Florists cry foul at Fair curbs

Local | Maisy Mok 21 Jan 2021

The upcoming Lunar New Year fairs should have shorter operating hours and two "golden periods" for cleaning every day, authorities told dismayed flower sellers.

Stall proprietors met with the Food and Environmental Hygiene Department yesterday, during which they were told the flower markets can run till midnight at the latest, compared to past midnight on the first day of Lunar New Year in the past.

The department also wants to reserve two slots - 1pm to 2pm and 6pm to 7pm - to close the markets for cleaning.

Many florists were angered by the new arrangement, as they expected high customer traffic during those periods, which correspond with lunchtime and off-work hours for office workers. Some were also unhappy about being assigned fewer stalls than they had originally won through bidding.

The number of people allowed into Lunar New Year fairs could be further reduced if the pandemic worsens, Director of Food and Environmental Hygiene Vivian Lau Lee-kwan said.

"When necessary, we will reduce the number of entrances in each zone, so people can maintain social distancing when purchasing flowers. We hope this can be done but it still depends on the epidemic," Lau said in response to whether the flower markets will be canceled again if the epidemic situation worsens.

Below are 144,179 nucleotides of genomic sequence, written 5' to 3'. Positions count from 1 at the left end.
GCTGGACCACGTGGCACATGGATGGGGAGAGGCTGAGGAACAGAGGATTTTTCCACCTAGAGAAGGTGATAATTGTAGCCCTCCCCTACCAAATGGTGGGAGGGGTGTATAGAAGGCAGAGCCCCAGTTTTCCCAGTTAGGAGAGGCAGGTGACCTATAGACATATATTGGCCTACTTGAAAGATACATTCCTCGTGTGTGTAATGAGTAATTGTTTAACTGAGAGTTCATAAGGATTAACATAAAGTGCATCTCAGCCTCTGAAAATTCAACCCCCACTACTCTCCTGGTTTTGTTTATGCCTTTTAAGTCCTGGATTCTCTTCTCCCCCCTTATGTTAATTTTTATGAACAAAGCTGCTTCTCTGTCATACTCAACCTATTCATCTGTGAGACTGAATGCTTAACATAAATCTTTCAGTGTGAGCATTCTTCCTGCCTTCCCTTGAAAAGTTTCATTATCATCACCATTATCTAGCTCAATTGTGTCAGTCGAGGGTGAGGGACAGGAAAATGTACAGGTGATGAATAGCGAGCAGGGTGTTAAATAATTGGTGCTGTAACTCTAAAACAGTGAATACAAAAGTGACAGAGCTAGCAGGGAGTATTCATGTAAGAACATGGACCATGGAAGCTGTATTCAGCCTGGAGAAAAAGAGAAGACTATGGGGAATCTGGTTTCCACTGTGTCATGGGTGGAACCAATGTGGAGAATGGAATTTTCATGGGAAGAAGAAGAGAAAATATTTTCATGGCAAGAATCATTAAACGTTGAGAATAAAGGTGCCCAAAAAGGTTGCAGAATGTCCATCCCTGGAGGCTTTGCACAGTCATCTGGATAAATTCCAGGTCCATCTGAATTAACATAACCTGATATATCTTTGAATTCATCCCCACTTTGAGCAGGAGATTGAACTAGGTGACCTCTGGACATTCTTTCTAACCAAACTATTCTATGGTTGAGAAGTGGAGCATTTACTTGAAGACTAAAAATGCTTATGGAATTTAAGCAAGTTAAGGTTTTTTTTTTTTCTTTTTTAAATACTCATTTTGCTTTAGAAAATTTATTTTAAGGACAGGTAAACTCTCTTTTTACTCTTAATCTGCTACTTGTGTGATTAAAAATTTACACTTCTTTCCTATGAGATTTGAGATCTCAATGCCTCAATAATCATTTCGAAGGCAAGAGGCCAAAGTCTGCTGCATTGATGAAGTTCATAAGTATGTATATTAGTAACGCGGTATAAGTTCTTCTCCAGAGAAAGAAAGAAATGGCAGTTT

The government's decision on Thursday to allow sales of flowers at the 15 sites originally designated for the Lunar New Year fairs - was met with mixed reactions from flower farmers.

Regarding whether the government's sudden U-turn has helped flower farmers, Lee Wing-keung, who originally bid 14 stalls for Lunar New Year fairs, said "it helped in adding to the chaos."

Lee said he had already made arrangements to rent stores on A short-term basis to sell flowers when the authority first canceled the event and had even made down payments.

Poon, a flower farmer from Poshan Garden, said after discussing the flower market arrangements with the authority, he thought the new arrangements were "marginally" acceptable and "better than not having any point of sale."

Poon said the visitor flows to the flower markets will be significantly reduced this year and his income would be affected. He added the government's cancellation and resumption of the fairs was extremely chaotic and caused flower farmers to feel uneasy.

As for the owner of Shun Sum Farm, Leung Yat-shun, he said the annual flower farmers' wholesale market, where he usually sells his flowers during the Lunar New Year, is still canceled.

As the size of the fairs has been cut by half, Lau said using lucky draw to allocate stalls is the fairest arrangement for successful bidders, who can now use the sites for free.

She said the authority is trying to arrange for each successful bidder to be allocated at least one stall, but they can only have a maximum of three stalls.

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